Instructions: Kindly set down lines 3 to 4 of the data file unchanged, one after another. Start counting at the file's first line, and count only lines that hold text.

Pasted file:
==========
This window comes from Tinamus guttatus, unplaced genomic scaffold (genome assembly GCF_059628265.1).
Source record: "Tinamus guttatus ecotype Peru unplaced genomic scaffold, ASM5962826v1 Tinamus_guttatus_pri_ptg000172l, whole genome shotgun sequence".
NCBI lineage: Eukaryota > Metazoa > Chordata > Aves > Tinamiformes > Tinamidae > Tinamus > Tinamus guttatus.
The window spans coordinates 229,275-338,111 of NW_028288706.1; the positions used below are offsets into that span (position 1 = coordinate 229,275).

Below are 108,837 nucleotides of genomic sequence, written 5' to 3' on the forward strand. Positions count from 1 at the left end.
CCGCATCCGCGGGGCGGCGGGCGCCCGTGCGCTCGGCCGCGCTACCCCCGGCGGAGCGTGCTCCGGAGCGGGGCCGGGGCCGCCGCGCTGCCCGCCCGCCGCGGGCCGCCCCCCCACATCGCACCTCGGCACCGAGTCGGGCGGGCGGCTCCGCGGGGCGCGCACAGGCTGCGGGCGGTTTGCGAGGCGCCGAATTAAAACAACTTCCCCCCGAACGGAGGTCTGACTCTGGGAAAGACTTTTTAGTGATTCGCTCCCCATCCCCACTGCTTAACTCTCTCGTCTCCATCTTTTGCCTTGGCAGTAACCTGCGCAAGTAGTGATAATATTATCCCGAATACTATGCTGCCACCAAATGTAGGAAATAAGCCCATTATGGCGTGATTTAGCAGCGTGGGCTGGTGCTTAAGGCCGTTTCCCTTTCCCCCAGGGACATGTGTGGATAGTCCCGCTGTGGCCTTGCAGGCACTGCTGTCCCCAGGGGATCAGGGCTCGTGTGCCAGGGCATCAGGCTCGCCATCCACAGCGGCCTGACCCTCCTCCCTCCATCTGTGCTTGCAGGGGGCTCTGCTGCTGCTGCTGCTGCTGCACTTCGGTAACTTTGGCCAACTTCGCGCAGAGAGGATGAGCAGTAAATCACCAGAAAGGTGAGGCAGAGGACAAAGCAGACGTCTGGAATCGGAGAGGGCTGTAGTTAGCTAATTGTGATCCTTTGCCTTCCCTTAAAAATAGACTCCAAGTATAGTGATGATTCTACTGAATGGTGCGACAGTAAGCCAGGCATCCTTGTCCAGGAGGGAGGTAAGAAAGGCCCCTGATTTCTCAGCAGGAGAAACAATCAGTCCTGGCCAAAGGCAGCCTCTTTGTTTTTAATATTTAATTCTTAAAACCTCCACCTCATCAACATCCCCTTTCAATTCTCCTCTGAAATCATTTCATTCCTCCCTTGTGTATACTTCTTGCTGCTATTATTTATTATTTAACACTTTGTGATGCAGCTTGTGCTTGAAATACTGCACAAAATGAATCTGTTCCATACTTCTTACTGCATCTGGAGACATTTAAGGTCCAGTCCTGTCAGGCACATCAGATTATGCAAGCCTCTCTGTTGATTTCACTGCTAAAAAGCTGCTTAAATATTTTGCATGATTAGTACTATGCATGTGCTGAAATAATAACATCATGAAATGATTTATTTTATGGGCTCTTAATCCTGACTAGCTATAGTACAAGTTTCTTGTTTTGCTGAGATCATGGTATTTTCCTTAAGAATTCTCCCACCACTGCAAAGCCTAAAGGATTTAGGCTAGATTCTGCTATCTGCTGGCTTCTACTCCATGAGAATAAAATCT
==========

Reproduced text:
NCBI lineage: Eukaryota > Metazoa > Chordata > Aves > Tinamiformes > Tinamidae > Tinamus > Tinamus guttatus.
The window spans coordinates 229,275-338,111 of NW_028288706.1; the positions used below are offsets into that span (position 1 = coordinate 229,275).